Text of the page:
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July 10, 2017 1:50 pm

A Rational Jewish Approach to Homosexuality

avatar by Shmuley Boteach

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A Tel Aviv gay pride parade. Photo: US Embassy in Tel Aviv.

Rabbi Joseph Dweck of the Spanish and Portuguese Synagogue in London got into hot water recently when he praised homosexuality as a coming of age, and an expansion of cultural blessing. His Orthodox credentials were called into question and he was forced to resign from a rabbinical body.

The episode has deeply divided Anglo-Jewry, a division that the community can scarcely afford in an age of rising European antisemitism and incessant terror attacks in the UK. It may seem odd that rabbis would fight each other so vehemently over a statement by a rabbi about homosexuality. But it makes sense in light of the fact that many believe that gay rights are the foremost threat to traditional marriage and the nuclear family. These critics also believe that homosexuality is an “abomination,” and must be opposed.

It is in light of both of these considerations that I pen this response, so that hopefully rabbis can get back to working together to fight against the serious threats confronting our people.

I am an Orthodox rabbi. The Bible is not vague with regard to homosexuality: it is clearly labeled a sin. The Torah is immutable and none of us can change its laws.

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But I am proud of the State of Israel, in contrast to all other Middle East countries — especially the barbaric government of Iran — for the dignity and equality that it accords its gay citizens.

So why have we, the religious, focused so exclusively on homosexuality as the foremost challenge to the future of our civilization?

Some justify this obsession by citing the Bible’s use of the word “abomination” to describe homosexuality. But the truth is that the Hebrew Bible uses the word “abomination” more than 100 times. Eating non-kosher food is an abomination (Deuteronomy 14:3). A woman returning to her first husband after being married in the interim is an abomination (Deut. 24:4). And bringing a blemished sacrifice on God’s altar is an abomination (Deut. 17:1). Proverbs goes so far as to label envy, lying and gossip as that which “the Lord hates and are an abomination to Him” (3:32, 16:22).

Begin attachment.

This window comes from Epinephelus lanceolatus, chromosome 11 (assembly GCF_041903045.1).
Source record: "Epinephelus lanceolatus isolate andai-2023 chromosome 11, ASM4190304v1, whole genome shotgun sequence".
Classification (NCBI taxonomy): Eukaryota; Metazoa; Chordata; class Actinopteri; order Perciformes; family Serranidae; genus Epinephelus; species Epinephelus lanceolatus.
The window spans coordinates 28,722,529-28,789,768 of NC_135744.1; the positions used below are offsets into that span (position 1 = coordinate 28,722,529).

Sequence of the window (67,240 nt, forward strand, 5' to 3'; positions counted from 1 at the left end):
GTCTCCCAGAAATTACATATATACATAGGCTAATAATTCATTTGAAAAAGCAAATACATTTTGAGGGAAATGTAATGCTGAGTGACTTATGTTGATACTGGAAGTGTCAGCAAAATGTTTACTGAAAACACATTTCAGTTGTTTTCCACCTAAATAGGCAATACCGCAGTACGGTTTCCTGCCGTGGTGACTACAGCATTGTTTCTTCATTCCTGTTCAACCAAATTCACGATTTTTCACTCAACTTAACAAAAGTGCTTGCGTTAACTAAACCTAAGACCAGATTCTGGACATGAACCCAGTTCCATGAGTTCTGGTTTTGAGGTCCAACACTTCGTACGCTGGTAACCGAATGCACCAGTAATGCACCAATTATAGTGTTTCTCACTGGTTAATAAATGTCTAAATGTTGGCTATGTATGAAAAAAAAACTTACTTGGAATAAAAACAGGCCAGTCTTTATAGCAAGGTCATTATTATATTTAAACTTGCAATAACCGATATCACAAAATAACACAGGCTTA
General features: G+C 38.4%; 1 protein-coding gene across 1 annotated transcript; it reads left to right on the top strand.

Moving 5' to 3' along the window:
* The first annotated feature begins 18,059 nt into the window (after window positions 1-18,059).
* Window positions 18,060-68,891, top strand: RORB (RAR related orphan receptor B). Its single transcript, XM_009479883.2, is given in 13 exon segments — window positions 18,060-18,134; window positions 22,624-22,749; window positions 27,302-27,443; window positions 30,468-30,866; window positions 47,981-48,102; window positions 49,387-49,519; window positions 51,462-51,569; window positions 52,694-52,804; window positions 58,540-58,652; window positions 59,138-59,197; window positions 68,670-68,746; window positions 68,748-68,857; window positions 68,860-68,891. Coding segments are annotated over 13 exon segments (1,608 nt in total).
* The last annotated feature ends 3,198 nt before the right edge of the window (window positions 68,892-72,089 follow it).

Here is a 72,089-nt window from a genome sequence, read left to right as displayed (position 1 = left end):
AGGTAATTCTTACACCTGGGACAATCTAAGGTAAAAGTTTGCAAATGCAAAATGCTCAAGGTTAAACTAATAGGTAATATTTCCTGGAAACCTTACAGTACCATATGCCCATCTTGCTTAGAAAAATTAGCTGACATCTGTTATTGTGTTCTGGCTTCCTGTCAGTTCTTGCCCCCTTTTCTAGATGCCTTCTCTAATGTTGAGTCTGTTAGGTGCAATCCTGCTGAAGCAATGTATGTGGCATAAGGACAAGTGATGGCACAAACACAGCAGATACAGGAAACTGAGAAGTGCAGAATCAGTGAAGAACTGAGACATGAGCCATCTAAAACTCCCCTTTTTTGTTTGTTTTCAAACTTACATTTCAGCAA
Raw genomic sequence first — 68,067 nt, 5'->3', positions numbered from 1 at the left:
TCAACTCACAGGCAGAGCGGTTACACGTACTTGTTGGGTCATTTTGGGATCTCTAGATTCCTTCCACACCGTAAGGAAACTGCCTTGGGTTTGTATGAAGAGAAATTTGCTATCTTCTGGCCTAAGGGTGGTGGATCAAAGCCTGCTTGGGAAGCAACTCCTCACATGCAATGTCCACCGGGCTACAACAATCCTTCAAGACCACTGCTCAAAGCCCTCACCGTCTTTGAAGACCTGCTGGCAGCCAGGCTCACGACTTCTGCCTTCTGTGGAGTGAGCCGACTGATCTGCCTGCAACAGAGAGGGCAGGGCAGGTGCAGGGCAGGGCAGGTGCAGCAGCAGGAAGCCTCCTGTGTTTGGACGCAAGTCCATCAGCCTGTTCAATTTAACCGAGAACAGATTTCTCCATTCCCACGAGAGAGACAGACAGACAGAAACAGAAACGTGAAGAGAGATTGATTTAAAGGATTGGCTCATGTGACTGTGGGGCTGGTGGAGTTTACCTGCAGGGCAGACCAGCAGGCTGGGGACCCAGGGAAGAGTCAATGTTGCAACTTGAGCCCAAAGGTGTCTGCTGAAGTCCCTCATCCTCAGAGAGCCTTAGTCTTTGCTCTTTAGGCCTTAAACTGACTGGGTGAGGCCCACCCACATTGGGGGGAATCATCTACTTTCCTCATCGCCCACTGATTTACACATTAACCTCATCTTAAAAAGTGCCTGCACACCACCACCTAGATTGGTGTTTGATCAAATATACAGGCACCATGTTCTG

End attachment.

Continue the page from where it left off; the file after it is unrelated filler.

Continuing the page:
In fact, if you judge Torah prohibitions strictly by their punishment, then desecration of Shabbat would have to be at the very top of the list of the most serious infractions — it’s a prohibition repeated far more times than the sin of homosexuality, and a sin for which a man is stoned to death in the Torah.

Then, there is the issue of morality. Yes, God gave the Ten Commandments — but notice that they were split into two blocks of stone. One was for religious law and connotes laws that govern the relationship between God and man. In this first group are laws like the commandment to believe in God, and the prohibition of worshiping idols or blaspheming.

The second group of laws captures moral law — laws that govern the relationship between man and his fellow man (do not steal, murder, or commit adultery, etc.). These are laws that safeguard the rights of human beings and adjure individuals to respect one another and refrain from infringing on each other’s rights or acting deceptively — as in adultery. Moral law involves injury to an innocent party, while religious law is an expression of divine will.

Nothing will change my view on the immutability of the Torah and its laws. But I can understand the dignity and equal rights that gay men and woman seek. Homosexuality is firmly a religious — rather than a moral — prohibition. It is akin to the laws of not desecrating the Sabbath, or eating non-kosher food.

Someone who eats a cheeseburger at McDonald’s — mixing milk and meat — is not immoral. Rather, they are contravening a Biblical commandment.

What I sense in my friends who are firmly opposed to all gay rights is a misunderstanding of this distinction between moral law and religious law. The prohibition against homosexuality is a religious law, much in the same way that eating bread on Passover is a violation of the divine will.